The choroid plexuses are richly vascularized veil-like structures located in the ventricular system of the brain. They are responsible for the secretion of a large proportion of CSF. The secretion of this fluid constitutes the first discovered function of the choroidal tissue. The functions of the choroid plexuses in relation to CNS homeostasis largely extend beyond this important secretory activity. Their unique location within the two lateral, the third and the fourth ventricles of the brain, their peculiar structural organization as a tight epithelial barrier surrounding fenestrated vessels, and the various transport and secretion pathways active in the choroid plexus epithelial cells, make them ideal structures to control the molecular and cellular composition of CSF and brain fluids. As a correlate, the implication of the choroid plexuses in the pathophysiology of different CNS diseases is probable and deserves more attention. This article describes our current understanding of the developmental origin of the choroid plexuses, the roles played by choroid plexuses for smooth brain development and function, their potential involvement in brain surveillance and repair, and the impact of choroid plexus dysfunctions in selected CNS diseases.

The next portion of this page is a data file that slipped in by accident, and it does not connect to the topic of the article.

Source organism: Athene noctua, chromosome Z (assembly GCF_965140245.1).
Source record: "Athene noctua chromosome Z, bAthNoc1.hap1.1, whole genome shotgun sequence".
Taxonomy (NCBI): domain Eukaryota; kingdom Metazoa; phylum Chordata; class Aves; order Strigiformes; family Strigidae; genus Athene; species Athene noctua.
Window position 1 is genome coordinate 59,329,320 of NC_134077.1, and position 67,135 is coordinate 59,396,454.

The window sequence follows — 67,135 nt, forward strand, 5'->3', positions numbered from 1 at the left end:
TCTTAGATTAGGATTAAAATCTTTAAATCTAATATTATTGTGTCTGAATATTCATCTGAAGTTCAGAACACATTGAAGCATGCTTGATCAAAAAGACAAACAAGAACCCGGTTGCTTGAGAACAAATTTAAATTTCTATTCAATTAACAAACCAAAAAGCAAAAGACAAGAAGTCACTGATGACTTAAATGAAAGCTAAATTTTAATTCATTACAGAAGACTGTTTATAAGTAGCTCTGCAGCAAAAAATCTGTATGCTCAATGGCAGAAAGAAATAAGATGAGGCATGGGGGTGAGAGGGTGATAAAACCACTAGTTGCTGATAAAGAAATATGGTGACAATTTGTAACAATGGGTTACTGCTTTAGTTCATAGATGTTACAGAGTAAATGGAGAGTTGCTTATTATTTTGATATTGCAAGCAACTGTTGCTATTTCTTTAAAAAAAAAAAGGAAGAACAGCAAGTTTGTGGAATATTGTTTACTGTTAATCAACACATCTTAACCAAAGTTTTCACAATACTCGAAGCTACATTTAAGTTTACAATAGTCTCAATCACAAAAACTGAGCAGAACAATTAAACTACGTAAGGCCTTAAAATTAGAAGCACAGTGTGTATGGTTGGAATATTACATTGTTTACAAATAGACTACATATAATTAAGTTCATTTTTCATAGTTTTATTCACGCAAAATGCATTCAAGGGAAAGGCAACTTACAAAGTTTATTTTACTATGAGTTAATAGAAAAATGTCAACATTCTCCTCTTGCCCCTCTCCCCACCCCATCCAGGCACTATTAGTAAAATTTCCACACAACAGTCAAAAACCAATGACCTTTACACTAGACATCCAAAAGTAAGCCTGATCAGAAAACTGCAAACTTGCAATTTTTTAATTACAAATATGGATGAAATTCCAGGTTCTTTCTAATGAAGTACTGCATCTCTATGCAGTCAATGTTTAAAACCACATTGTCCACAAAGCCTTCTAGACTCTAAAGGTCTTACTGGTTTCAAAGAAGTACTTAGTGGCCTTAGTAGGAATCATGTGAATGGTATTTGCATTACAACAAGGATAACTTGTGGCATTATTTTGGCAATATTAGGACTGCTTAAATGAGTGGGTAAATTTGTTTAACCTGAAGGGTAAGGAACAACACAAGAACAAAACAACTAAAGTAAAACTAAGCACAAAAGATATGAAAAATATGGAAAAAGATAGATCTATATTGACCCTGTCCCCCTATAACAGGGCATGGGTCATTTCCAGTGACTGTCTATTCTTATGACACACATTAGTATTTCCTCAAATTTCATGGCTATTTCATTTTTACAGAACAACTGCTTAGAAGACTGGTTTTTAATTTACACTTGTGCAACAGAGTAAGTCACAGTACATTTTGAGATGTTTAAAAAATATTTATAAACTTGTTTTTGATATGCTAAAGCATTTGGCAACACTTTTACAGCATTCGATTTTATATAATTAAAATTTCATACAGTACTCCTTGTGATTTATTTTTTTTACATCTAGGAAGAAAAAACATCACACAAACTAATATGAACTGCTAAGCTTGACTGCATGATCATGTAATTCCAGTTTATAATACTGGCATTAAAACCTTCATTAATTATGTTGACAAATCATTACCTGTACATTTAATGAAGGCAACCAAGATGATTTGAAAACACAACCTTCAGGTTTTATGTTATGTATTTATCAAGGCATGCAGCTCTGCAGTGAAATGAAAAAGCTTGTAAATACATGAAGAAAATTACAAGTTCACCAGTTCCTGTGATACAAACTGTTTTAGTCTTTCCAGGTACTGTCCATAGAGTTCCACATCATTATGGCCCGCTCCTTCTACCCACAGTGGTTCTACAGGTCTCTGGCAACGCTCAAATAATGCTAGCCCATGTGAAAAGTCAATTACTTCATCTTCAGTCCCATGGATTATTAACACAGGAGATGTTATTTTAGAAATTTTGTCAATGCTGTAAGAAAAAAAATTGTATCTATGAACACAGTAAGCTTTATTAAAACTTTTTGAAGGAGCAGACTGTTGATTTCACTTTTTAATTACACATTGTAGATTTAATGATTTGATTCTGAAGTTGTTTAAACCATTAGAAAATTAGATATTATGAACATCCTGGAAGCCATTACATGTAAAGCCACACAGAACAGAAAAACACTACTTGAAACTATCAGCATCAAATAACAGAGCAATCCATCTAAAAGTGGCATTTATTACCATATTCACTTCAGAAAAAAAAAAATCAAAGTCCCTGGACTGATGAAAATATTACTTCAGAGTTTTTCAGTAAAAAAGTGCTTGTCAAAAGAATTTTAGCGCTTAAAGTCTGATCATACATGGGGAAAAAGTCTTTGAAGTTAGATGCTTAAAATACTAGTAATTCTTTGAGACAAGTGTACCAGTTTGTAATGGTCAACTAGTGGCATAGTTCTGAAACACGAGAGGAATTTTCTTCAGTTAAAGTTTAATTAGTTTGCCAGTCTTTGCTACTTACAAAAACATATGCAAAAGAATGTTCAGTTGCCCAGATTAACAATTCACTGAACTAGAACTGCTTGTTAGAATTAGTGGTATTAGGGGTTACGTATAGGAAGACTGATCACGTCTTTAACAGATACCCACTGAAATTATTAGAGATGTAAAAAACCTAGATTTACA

Choroid plexus morphology and connection to brain fluid compartments

Choroid plexus morphology in relation to blood-CSF exchanges